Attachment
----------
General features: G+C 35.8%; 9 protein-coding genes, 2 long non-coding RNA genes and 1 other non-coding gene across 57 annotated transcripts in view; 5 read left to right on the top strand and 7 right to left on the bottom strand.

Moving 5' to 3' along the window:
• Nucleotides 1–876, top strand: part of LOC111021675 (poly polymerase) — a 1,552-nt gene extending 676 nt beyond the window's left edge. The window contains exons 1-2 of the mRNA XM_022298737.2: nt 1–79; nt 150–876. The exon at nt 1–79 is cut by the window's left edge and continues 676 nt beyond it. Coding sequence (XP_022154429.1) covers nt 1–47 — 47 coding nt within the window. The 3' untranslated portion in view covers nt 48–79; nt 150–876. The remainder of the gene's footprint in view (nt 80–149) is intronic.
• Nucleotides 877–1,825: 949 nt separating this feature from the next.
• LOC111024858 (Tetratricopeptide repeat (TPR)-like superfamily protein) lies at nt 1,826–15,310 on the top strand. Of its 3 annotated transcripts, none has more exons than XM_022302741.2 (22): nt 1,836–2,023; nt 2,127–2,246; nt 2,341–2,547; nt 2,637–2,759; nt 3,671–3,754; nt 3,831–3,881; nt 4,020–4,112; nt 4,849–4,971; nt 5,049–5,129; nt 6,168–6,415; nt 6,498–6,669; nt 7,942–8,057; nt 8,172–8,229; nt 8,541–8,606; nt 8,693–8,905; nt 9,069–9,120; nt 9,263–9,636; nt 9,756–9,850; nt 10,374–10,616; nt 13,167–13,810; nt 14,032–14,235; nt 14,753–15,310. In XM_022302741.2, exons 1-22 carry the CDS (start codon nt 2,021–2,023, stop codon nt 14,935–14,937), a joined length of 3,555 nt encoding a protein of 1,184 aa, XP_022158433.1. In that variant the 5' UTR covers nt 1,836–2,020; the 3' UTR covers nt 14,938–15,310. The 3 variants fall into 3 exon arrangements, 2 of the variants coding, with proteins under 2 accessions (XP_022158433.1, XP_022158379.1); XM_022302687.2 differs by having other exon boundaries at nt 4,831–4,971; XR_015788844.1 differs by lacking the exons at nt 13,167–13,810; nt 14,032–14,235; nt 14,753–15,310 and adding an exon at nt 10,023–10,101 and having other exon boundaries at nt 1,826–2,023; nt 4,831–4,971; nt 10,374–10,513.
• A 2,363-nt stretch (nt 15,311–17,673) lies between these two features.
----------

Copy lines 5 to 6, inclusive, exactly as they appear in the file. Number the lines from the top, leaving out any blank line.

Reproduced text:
• LOC111024858 (Tetratricopeptide repeat (TPR)-like superfamily protein) lies at nt 1,826–15,310 on the top strand. Of its 3 annotated transcripts, none has more exons than XM_022302741.2 (22): nt 1,836–2,023; nt 2,127–2,246; nt 2,341–2,547; nt 2,637–2,759; nt 3,671–3,754; nt 3,831–3,881; nt 4,020–4,112; nt 4,849–4,971; nt 5,049–5,129; nt 6,168–6,415; nt 6,498–6,669; nt 7,942–8,057; nt 8,172–8,229; nt 8,541–8,606; nt 8,693–8,905; nt 9,069–9,120; nt 9,263–9,636; nt 9,756–9,850; nt 10,374–10,616; nt 13,167–13,810; nt 14,032–14,235; nt 14,753–15,310. In XM_022302741.2, exons 1-22 carry the CDS (start codon nt 2,021–2,023, stop codon nt 14,935–14,937), a joined length of 3,555 nt encoding a protein of 1,184 aa, XP_022158433.1. In that variant the 5' UTR covers nt 1,836–2,020; the 3' UTR covers nt 14,938–15,310. The 3 variants fall into 3 exon arrangements, 2 of the variants coding, with proteins under 2 accessions (XP_022158433.1, XP_022158379.1); XM_022302687.2 differs by having other exon boundaries at nt 4,831–4,971; XR_015788844.1 differs by lacking the exons at nt 13,167–13,810; nt 14,032–14,235; nt 14,753–15,310 and adding an exon at nt 10,023–10,101 and having other exon boundaries at nt 1,826–2,023; nt 4,831–4,971; nt 10,374–10,513.
• A 2,363-nt stretch (nt 15,311–17,673) lies between these two features.